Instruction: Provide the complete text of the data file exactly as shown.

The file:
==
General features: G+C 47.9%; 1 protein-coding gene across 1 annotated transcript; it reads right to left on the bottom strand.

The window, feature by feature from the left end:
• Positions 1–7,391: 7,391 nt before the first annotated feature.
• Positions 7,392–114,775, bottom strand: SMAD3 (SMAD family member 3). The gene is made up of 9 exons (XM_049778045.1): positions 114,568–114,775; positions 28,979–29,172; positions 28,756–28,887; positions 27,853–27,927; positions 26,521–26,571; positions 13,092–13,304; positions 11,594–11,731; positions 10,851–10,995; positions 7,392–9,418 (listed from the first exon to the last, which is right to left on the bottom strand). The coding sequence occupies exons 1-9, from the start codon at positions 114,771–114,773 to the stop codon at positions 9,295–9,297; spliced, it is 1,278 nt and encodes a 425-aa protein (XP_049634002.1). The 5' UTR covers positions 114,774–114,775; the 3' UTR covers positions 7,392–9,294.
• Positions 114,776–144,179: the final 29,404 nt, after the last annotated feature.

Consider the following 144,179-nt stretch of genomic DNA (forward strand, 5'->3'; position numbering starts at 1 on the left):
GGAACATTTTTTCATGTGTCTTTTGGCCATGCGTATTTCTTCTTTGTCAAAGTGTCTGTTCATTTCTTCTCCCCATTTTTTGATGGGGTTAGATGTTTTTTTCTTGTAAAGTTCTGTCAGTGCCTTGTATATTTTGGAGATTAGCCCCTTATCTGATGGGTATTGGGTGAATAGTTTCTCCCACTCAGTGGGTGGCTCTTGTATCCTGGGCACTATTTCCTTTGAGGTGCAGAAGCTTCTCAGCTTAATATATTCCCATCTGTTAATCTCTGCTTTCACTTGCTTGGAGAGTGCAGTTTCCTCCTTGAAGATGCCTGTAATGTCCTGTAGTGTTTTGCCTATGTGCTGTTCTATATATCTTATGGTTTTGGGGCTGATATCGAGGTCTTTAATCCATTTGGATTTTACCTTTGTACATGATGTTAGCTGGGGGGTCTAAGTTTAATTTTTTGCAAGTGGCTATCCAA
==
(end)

General features: G+C 47.9%; 1 protein-coding gene across 1 annotated transcript; it reads right to left on the bottom strand.

The window, feature by feature from the left end:
• Positions 1–7,391: 7,391 nt before the first annotated feature.
• Positions 7,392–114,775, bottom strand: SMAD3 (SMAD family member 3). The gene is made up of 9 exons (XM_049778045.1): positions 114,568–114,775; positions 28,979–29,172; positions 28,756–28,887; positions 27,853–27,927; positions 26,521–26,571; positions 13,092–13,304; positions 11,594–11,731; positions 10,851–10,995; positions 7,392–9,418 (listed from the first exon to the last, which is right to left on the bottom strand). The coding sequence occupies exons 1-9, from the start codon at positions 114,771–114,773 to the stop codon at positions 9,295–9,297; spliced, it is 1,278 nt and encodes a 425-aa protein (XP_049634002.1). The 5' UTR covers positions 114,774–114,775; the 3' UTR covers positions 7,392–9,294.
• Positions 114,776–144,179: the final 29,404 nt, after the last annotated feature.

Consider the following 144,179-nt stretch of genomic DNA (forward strand, 5'->3'; position numbering starts at 1 on the left):
GGAACATTTTTTCATGTGTCTTTTGGCCATGCGTATTTCTTCTTTGTCAAAGTGTCTGTTCATTTCTTCTCCCCATTTTTTGATGGGGTTAGATGTTTTTTTCTTGTAAAGTTCTGTCAGTGCCTTGTATATTTTGGAGATTAGCCCCTTATCTGATGGGTATTGGGTGAATAGTTTCTCCCACTCAGTGGGTGGCTCTTGTATCCTGGGCACTATTTCCTTTGAGGTGCAGAAGCTTCTCAGCTTAATATATTCCCATCTGTTAATCTCTGCTTTCACTTGCTTGGAGAGTGCAGTTTCCTCCTTGAAGATGCCTGTAATGTCCTGTAGTGTTTTGCCTATGTGCTGTTCTATATATCTTATGGTTTTGGGGCTGATATCGAGGTCTTTAATCCATTTGGATTTTACCTTTGTACATGATGTTAGCTGGGGGGTCTAAGTTTAATTTTTTGCAAGTGGCTATCCAA